S1C7.docx Sustainability by John C. Ayers which our society engages. An individual living near or working in a power plant faces far less risk if it is a nuclear plant rather than a coal-fired power plant. Even the levels of radiation exposure near power plants are higher for coal-fired than nuclear. Individuals face far less risk living near a nuclear power plant than driving a car, walking along a street, smoking, bicycling, or swimming. Environmentalists argue that accepting the risks associated with nuclear power plants is illogical, but many of them choose to buy and smoke marijuana, which is far riskier for both the individual (lung cancer, accidents caused by slowed motor response) and society (thousands of people killed, many of them innocent, in the Mexican drug wars in 2010). Furthermore, historical data (MacKay 2009) and probabilistic safety assessments considering both immediate and delayed fatalities (OECD and NEA 2010) show that nuclear power is much safer than coal power. We conclude that substituting a nuclear reactor for a coal-fired power plant with the same production capacity would save lives. So opposition to nuclear power based on its safety record is illogical. The most important obstacle to growth of nuclear power in the US is that we have no site to store the radioactive Spent Nuclear Fuel (SNF) from fission reactors. For these reasons, no electric utility companies applied to the Nuclear Regulatory Commission for a license to operate a new nuclear power plant for more than 20 years. However, the recent recognition of the need to reduce CO2 emissions has reopened the debate: should we expand the use of nuclear power in the US? Nuclear reactors do not emit CO2 or any other pollutants, giving them a decided advantage over fossil fuel-powered plants. When we consider the entire uranium fuel cycle, we find that mining uranium and producing fuel rods consumes fossil fuels and emits CO2. Though estimates vary widely, the carbon footprint of nuclear power is far lower than all fossil fuels (Table 74). Moreover, if we start to tax energy produced by burning fossil fuels, then nuclear power may become economically competitive. Proposed cap and trade programs to reduce CO2 emissions would make nuclear energy more economical by internalizing the social cost of carbon emissions, which would increase the economic cost of fossil fuels. With the renewed interest in nuclear energy there are now two dozen applications pending for new nuclear power plants. However, several questions remain unanswered. Can the US choose a site and build a facility for storage of SNF? If not, is the current industry practice of storing spent nuclear fuel (SNF) on-site in pools safe? And would nuclear energy still be cost-effective if we include the cost of waste disposal? The answer to all of these questions may be no. After the federal government spent $13.5 Billion developing a high-level nuclear waste disposal site at Yucca Mountain, about 100 miles northwest of Las Vegas, Nevada, newly elected President Obama announced that the government was abandoning the project xvi. When reporters asked the Presidents science advisor why, after waffling for several minutes he finally said, We can do a better job. Considering that our country spent more than 30 years developing the Yucca Mountain site, and that 30 years later finding a site that is acceptable to all parties will be even harder (the NIMBY syndrome), I am not holding my breath. The Yucca Mountain project fell victim to politics. Senate majority leader Harry Reid represents the southern part of Nevada that includes Yucca Mt., where resistance to the project has always been strong, and he followed through on his vow to kill the project. Even if the US had followed through, the Yucca Mountain facility would not have been large enough to accept all of the waste we would have produced by the time it opened. The US currently has 103 operating nuclear power plants (Wallace 2005). By law, the capacity of the Yucca Mountain facility was limited to 70,000 tons, of which 63,000 tons were designated for SNF and 7,000 tons for defense waste. However, estimates are that by 2050 the US will have 84,000 tons of SNF (Carter and Pigford 1998). The US now has SNF at more than 100 sites in 42 states (Long and Ewing 2004), and we have now eliminated our only option for safely disposing of it. The federal government now pays large annual fines to the utility companies for breach of contract: they had promised to take the SNF off the hands of the utility companies by now, but utilities still store SNF at every nuclear plant. One possible solution to the SNF problem is to use breeder reactors that reprocess the fuel, which is 60 times more efficient than the once-through reactors we currently use. Recycling the waste sounds like a good choice from an environmental standpoint, as it would reduce how much SNF must be disposed of and the required amount of environmentally harmful Uranium mining. However, breeder reactors are very expensive and difficult to operate. Also, they produce plutonium, which raises risks associated with waste disposal and proliferation of material that can be used to make atomic bombs. If in the future we build a centralized storage facility, the waste will be so radioactive that by law we will have to monitor it for one million years. According to Kellogg and Pettigrew (2008), The energy needed to run even so much as a light bulb, let alone a full security operation guarding spent fuel, for the duration of 14 18/04/2011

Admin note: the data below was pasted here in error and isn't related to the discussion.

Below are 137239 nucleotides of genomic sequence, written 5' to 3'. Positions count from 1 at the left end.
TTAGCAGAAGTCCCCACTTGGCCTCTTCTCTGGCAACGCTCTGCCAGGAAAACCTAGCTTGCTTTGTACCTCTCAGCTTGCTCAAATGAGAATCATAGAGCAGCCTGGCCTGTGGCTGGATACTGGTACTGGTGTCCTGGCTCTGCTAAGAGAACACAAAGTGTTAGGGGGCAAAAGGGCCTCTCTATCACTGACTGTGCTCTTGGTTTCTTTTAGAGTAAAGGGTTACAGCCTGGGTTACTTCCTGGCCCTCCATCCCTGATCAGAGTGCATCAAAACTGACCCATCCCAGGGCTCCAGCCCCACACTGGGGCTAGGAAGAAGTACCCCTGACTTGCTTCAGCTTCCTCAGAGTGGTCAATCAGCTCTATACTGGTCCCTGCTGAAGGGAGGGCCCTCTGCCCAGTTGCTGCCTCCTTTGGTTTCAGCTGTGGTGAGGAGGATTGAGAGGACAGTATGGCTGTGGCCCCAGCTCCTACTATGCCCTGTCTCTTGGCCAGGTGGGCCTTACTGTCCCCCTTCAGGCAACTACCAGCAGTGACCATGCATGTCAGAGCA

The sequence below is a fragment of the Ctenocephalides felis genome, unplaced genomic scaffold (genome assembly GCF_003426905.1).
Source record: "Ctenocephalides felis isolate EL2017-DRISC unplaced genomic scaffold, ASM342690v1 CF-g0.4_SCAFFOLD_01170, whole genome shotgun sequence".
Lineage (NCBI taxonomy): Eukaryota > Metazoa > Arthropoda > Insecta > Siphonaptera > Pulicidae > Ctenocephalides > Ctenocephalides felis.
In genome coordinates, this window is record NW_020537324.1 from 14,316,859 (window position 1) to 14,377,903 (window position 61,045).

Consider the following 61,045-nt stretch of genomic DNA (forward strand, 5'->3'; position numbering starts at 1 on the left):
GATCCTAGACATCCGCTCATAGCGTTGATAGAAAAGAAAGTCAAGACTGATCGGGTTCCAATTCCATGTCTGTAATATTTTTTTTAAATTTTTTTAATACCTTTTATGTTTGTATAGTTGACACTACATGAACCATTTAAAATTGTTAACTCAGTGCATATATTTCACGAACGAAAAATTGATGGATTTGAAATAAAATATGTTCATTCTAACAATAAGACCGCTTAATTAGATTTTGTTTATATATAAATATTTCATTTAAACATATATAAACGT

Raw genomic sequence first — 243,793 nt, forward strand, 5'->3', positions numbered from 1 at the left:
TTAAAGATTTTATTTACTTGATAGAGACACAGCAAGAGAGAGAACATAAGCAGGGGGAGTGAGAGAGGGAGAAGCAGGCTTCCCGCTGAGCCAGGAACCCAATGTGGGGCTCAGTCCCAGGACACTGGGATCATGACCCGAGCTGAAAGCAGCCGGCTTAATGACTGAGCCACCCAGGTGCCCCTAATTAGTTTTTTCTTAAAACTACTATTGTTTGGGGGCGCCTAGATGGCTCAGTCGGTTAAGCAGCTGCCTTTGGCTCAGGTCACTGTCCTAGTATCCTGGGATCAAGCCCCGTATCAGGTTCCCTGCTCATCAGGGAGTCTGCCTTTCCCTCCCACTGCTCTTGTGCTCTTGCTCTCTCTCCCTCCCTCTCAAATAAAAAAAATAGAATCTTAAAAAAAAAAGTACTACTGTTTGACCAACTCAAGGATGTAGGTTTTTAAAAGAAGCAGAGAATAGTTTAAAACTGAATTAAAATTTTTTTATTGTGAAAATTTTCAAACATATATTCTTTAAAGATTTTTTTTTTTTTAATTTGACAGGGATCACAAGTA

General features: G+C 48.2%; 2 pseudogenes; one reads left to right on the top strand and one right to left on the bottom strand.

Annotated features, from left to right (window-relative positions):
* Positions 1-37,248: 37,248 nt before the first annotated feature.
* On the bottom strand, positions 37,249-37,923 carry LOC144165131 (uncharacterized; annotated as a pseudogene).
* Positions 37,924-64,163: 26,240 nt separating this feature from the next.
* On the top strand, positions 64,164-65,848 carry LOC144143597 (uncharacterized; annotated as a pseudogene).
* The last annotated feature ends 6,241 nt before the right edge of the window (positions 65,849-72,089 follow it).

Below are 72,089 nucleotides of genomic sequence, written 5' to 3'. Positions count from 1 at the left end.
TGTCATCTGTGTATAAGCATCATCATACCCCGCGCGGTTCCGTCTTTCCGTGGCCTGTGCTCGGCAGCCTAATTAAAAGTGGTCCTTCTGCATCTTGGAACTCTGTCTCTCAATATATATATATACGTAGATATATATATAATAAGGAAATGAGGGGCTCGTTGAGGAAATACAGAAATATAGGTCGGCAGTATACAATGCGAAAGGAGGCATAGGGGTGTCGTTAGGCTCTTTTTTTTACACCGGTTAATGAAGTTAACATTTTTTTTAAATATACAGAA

S1C7.docx Sustainability by John C. Ayers nuclear wastes radioactivity would rival that of all the energy ever produced by all of the worlds nuclear power plants combined. Thus, they argue, uranium fuel production and waste disposal would consume far more energy than fission reactors produce, making the EROEI of nuclear power less than one, which would mean that nuclear power is an unsustainable form of energy. However, this argument fails to take into account the economic and technological benefits of producing power today, which is an investment that spurs economic growth and may lead to the development of new energy-producing technologies. Like other investments, the benefits are compounded over time, so over a million years the economic returns would dwarf the cost of operating a light bulb for one million years. Furthermore, the argument shifts the timeframe for decisionmaking to a million years, while our sustainability-driven decision making operates on a timescale of hundreds to thousands of years. So the energy produced by fission reactors today is worth the energy used to ensure safe storage of waste in the future. A problem associated with nuclear power in the past has been that it is highly centralized, with a few large power plants. Plans for waste disposal have been even more centralized, with the goal to store all of the nations waste in one site, originally at Yucca Mountain. This leads to an unequal geographic distribution of risk, and the resulting lack of equity has led to large-scale opposition to nuclear power. The equitable, sustainable solution would be to decentralize nuclear power production and waste disposal. Nuclear power suffered another setback when the M 9.0 earthquake struck northern Japan March 11, 2011, generating a 30 foot high tsunami that washed away everything for ~1/2 mile inland and that damaged several nuclear power plants. At least three nuclear reactors lost cooling water due to damaged pumps or ruptured pipes, and three reactors suffered partial meltdowns with releases of large amounts of radiation to the environment. One reactor had two hydrogen explosions that occurred when the zirconium casings on the fuel rods heated to temperatures > 2200F and reacted with water to produce H2 gas, which exploded when it came into contact with atmospheric oxygen. The nuclear disaster in Japan has highlighted the dangers associated with on-site storage of SNF in pools. SNF recently removed from reactors is even more radioactive than the fuel inside the reactor (due to production of short-lived isotopes such as 137Cs, 131I, and 90Sr in the reactor) but has no protective container surrounding it like the reactor fuel, which is encased in 6 inch-thick steel walls. The pools at several nuclear plants lost their cooling water, so the SNF is heating up. Experts believe that if the SNF reaches high enough temperatures, the zirconium casings could ignite and cause an explosion that would strew radioactive materials over large areas xvii. Zirconium casings in the SNF pool of the Unit 4 of the Fukushima Dai-chi complex already caught fire. The SNF rods could completely melt down if water is not returned to the pools soon xviii. Experts in the US have been calling for a safer form of SNF storage called dry-cask storage xix, but only 25% is stored this way because it is more expensive than pool storage xx. Even when dry-cask storage is used, SNF must first cool off in pools for 5-8 years after being removed from the reactor before they can be transferred to casks. These problems will likely strongly increase resistance to the construction of new nuclear power plants in the US, especially in areas like the west coast that are vulnerable to major earthquakes and tsunamis. Nuclear power plants are very safe under normal operating conditions, but natural hazards can make them become very dangerous. Once again, the precautionary principle applies: we did not anticipate an earthquake and tsunami of the magnitude seen in Japan in March 2011. Now we realize that nature can destroy any safeguard system we devise. It is safer to rely on renewable sources of energy like solar and wind because they do not use hazardous materials that can endanger people during extreme events. Americans have had the hubris to build a nuclear power plant on the San Andreas fault. Doubtless the engineers who designed it thought it could handle anything nature could dish out. Maybe now we will give nature a little more respect by not placing inherently dangerous facilities in areas prone to extreme hazards, or better yet, by not building them at all. Republicans are now strongly pushing for the expansion of nuclear power in the US. They are trying to restart the process for establishing Yucca Mountain, Nevada as the nation's high-level nuclear waste repository. This would make sense if they had exhausted all of the more attractive options, but they rarely mention solar and wind, and when they do, they usually dismiss them as inadequate sources of energy. Many smart people have already determined that the US can meet its energy needs with solar alone (see Chpts. 8 and 9). In the US renewable energy sources are limited not by thermodynamics, but by a lack of political will. Why try to ram nuclear power down the throats of the many people who are strongly opposed to it, when we have better options that no one objects to xxi? 15 18/04/2011